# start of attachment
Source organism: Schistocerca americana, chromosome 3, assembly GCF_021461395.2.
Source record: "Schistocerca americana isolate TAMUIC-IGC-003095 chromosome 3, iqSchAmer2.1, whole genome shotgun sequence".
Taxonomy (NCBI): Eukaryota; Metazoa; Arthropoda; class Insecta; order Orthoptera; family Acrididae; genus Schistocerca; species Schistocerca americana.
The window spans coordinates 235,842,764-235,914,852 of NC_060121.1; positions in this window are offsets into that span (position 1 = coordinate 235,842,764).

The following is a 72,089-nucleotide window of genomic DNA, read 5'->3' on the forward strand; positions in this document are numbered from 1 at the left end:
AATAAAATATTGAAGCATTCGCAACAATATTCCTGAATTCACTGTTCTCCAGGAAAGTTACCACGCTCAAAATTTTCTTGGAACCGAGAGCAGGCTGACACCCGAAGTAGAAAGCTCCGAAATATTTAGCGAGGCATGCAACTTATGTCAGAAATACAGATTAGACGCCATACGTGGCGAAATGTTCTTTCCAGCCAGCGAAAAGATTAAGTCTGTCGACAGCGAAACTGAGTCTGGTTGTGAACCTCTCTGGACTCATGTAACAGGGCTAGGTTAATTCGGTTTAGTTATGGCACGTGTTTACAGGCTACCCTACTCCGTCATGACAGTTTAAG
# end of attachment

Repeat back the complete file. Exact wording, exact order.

Source organism: Schistocerca americana, chromosome 3, assembly GCF_021461395.2.
Source record: "Schistocerca americana isolate TAMUIC-IGC-003095 chromosome 3, iqSchAmer2.1, whole genome shotgun sequence".
Taxonomy (NCBI): Eukaryota; Metazoa; Arthropoda; class Insecta; order Orthoptera; family Acrididae; genus Schistocerca; species Schistocerca americana.
The window spans coordinates 235,842,764-235,914,852 of NC_060121.1; positions in this window are offsets into that span (position 1 = coordinate 235,842,764).

The following is a 72,089-nucleotide window of genomic DNA, read 5'->3' on the forward strand; positions in this document are numbered from 1 at the left end:
AATAAAATATTGAAGCATTCGCAACAATATTCCTGAATTCACTGTTCTCCAGGAAAGTTACCACGCTCAAAATTTTCTTGGAACCGAGAGCAGGCTGACACCCGAAGTAGAAAGCTCCGAAATATTTAGCGAGGCATGCAACTTATGTCAGAAATACAGATTAGACGCCATACGTGGCGAAATGTTCTTTCCAGCCAGCGAAAAGATTAAGTCTGTCGACAGCGAAACTGAGTCTGGTTGTGAACCTCTCTGGACTCATGTAACAGGGCTAGGTTAATTCGGTTTAGTTATGGCACGTGTTTACAGGCTACCCTACTCCGTCATGACAGTTTAAG